Social Change and the Experience of Unemployment

By Duncan Gallie; Catherine Marsh et al. | Go to book overview

7
The Psychological Consequences of Unemployment: An Assessment of the Jahoda Thesis

JONATHAN GERSHUNY

The fact that unemployment leads to psychological distress is now well documented in the literature ( Warr 1987). Not only have a wide range of studies revealed a consistent cross-sectional association between employment status and well-tested measures of psychological health such as the General Health Questionnaire (GHQ), but longitudinal studies have demonstrated clearly the chronological sequences necessary to confirm causality. People's psychological health has been shown to grow worse when they move from employment to unemployment and to recover when they return to a job. However, what is less clearly established are the precise mechanisms that lead to psychological stress.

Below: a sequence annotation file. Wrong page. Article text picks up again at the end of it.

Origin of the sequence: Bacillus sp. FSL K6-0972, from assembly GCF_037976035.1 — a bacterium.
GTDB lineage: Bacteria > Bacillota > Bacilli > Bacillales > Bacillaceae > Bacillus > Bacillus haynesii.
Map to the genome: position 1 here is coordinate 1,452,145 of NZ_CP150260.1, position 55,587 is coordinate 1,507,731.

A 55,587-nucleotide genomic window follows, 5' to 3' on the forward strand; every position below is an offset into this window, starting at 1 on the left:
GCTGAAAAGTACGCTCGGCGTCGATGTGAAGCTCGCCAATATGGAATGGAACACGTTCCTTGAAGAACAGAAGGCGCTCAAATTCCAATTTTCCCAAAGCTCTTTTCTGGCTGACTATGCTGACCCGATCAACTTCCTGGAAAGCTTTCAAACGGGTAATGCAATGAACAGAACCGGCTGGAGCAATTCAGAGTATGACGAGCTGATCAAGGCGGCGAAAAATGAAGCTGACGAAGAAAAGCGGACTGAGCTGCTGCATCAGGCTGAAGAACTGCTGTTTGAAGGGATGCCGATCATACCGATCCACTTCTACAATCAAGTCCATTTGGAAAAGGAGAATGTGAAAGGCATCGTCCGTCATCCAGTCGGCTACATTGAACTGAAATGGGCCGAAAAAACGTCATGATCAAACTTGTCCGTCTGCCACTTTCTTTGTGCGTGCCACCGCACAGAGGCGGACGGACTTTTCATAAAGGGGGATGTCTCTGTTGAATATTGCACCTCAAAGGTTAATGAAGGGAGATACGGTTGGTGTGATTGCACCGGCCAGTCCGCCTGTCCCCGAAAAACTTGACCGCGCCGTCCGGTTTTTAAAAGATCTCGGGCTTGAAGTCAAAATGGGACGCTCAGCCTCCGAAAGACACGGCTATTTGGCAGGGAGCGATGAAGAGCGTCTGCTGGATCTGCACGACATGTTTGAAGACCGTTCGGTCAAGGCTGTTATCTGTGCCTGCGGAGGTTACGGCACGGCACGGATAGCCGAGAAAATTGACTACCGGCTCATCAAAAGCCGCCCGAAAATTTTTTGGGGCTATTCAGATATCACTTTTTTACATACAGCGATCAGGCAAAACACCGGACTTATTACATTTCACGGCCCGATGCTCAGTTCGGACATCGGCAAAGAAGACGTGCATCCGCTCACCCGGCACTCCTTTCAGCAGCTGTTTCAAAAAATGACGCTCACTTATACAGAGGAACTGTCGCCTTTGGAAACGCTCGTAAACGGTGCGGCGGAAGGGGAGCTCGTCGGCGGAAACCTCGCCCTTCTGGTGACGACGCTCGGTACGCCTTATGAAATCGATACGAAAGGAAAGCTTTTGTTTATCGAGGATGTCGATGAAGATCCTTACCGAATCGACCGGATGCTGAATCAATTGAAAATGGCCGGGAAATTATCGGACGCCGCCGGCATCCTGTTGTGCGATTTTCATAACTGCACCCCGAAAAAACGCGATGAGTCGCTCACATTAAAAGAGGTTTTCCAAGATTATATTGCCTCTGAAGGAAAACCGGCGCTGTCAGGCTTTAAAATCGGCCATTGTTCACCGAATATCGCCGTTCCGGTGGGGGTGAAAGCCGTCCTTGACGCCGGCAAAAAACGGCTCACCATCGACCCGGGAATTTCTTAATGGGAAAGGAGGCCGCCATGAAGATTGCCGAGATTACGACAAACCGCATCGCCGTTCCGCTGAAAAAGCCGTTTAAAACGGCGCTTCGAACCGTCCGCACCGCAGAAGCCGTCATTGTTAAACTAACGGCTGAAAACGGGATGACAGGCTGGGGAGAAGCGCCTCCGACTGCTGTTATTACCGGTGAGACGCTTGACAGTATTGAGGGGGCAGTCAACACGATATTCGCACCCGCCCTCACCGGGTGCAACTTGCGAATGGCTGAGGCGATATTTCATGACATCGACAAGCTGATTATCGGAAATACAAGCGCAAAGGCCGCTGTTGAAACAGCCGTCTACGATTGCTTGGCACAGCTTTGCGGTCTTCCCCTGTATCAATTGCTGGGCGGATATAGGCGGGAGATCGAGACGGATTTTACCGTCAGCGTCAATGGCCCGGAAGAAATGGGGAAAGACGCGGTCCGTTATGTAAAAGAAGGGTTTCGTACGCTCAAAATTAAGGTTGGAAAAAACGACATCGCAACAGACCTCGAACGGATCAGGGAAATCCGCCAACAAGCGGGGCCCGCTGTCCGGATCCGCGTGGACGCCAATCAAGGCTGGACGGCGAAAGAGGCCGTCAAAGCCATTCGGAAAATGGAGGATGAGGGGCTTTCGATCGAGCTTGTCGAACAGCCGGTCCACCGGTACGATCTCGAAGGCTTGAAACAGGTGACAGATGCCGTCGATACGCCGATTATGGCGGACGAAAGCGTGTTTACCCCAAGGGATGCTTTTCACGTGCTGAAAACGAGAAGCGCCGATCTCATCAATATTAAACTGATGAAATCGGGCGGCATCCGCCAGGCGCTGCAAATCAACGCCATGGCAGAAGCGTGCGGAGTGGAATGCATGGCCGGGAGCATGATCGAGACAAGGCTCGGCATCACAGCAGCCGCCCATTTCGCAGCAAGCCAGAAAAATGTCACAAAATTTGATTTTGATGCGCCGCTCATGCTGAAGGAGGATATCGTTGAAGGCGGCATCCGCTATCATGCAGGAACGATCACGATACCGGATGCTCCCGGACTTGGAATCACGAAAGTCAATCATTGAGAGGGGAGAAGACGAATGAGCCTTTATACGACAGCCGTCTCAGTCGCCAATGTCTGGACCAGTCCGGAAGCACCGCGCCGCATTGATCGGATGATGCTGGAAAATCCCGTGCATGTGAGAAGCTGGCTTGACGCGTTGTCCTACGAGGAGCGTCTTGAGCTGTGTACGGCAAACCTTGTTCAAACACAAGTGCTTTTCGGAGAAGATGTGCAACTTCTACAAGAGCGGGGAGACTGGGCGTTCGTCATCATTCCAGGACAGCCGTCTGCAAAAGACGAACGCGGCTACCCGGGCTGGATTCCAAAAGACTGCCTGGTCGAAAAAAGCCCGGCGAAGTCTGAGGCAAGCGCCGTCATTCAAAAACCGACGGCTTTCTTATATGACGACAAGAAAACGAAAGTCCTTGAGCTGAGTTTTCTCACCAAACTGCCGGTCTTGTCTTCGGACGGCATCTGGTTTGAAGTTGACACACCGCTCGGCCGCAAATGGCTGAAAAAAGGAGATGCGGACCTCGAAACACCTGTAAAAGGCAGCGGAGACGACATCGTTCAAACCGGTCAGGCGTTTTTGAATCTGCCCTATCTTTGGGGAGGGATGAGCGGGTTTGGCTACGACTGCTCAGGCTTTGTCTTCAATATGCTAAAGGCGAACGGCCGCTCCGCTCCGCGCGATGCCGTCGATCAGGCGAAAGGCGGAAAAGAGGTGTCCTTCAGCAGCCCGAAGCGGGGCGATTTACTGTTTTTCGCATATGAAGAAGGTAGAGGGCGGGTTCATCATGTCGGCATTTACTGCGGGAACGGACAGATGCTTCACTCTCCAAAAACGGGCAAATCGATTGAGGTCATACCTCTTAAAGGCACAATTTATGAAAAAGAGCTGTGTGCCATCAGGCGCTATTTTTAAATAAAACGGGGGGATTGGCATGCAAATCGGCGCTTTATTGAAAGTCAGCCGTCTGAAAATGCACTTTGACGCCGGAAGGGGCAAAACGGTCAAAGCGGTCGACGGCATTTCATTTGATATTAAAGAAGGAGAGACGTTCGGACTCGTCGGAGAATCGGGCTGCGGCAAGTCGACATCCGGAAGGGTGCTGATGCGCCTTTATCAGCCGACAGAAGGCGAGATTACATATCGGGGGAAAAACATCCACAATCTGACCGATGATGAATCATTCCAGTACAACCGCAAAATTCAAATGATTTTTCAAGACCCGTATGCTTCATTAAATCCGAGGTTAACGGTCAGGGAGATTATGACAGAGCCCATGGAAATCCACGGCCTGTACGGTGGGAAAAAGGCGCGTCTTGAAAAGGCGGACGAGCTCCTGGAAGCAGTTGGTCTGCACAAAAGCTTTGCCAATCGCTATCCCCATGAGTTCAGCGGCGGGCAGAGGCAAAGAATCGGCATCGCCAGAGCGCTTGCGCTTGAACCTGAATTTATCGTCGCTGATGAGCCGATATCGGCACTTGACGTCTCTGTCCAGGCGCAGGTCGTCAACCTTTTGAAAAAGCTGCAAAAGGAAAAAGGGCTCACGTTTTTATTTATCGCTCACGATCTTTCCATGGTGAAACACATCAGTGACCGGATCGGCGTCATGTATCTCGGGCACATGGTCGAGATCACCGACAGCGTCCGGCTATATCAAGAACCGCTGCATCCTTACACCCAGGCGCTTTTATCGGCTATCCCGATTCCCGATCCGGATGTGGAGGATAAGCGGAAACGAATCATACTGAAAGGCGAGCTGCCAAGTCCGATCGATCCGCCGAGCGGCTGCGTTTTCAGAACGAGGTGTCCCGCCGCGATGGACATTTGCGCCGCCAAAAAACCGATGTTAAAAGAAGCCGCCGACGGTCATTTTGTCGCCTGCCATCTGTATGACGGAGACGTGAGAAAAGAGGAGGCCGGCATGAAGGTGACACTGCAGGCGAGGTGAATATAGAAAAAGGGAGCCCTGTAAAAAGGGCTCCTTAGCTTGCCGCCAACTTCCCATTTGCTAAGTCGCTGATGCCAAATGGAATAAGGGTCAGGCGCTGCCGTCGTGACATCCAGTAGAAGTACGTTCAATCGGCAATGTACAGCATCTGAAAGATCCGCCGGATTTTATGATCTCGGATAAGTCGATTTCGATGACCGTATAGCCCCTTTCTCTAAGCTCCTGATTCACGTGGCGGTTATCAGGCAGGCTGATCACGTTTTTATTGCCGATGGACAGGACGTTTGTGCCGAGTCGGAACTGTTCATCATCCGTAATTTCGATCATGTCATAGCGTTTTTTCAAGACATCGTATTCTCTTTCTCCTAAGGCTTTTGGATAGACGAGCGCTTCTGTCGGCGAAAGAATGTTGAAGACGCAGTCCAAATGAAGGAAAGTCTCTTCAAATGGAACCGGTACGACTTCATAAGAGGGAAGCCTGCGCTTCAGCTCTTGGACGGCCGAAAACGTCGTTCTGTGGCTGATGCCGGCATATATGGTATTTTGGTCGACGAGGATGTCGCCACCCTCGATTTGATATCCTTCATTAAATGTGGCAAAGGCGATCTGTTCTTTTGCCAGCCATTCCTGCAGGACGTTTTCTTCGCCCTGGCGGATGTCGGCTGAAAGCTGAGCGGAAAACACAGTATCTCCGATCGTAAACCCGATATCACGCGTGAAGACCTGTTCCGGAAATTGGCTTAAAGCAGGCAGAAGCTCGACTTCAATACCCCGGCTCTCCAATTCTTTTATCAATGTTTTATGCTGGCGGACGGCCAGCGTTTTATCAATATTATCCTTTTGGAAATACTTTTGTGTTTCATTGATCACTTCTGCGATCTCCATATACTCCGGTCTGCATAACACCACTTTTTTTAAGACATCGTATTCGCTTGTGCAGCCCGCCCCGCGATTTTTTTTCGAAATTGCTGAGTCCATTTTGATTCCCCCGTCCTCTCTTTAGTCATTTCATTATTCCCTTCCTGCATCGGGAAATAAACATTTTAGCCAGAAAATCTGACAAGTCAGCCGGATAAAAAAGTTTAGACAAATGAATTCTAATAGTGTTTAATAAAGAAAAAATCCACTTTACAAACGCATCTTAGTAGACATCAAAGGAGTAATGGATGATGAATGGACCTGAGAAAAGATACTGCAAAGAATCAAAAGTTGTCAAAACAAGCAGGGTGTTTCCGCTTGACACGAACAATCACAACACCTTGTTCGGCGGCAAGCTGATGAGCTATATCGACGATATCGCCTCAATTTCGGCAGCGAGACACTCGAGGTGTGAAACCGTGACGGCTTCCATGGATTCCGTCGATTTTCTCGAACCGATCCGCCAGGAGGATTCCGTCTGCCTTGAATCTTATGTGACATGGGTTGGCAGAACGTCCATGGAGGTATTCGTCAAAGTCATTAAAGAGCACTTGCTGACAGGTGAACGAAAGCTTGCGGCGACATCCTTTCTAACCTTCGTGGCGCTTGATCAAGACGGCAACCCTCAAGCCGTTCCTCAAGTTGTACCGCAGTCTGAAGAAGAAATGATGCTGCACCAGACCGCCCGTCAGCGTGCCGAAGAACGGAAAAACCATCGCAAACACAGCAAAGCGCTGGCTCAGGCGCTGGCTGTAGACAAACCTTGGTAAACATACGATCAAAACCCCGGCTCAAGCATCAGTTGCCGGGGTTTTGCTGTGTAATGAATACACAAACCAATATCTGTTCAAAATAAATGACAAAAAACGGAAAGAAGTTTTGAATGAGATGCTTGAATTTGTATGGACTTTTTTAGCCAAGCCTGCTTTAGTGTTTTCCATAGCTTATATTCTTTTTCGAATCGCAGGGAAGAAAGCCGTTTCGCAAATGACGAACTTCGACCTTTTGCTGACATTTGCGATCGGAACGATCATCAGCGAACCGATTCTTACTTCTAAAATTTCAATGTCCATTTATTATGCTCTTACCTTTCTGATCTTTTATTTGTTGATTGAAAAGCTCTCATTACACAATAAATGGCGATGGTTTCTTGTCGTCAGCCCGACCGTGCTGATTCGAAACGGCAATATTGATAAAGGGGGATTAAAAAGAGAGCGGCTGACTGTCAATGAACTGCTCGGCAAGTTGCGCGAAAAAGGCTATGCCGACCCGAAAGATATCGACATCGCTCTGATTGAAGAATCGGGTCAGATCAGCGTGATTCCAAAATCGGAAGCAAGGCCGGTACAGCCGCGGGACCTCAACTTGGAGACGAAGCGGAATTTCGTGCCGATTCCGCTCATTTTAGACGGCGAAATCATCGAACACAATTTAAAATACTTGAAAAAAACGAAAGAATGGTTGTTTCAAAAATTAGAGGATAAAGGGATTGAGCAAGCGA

Two major arguments have been advanced. The first is that the major source of the distress produced by unemployment is financial. Typically unemployment leads to a sharp fall in living standards and to chronic insecurity about whether the household budget can be balanced. However, this dominant emphasis on the financial consequences of unemployment has been challenged by Marie Jahoda ( 1982), who suggests that the implications of unemployment for personal stability are much wider-ranging. As well as its manifest function of producing income, employment has an equally important set of latent functions. As Jahoda puts it:

an analysis of employment as an institution makes it possible to specify some broad categories of experience, enforced on the overwhelming majority of those who participate in it: the imposition of a time structure, the enlargement of the scope of social experience into areas less emotionally charged than family life, participation in a collective purpose and identity, and required regular activity. These categories of

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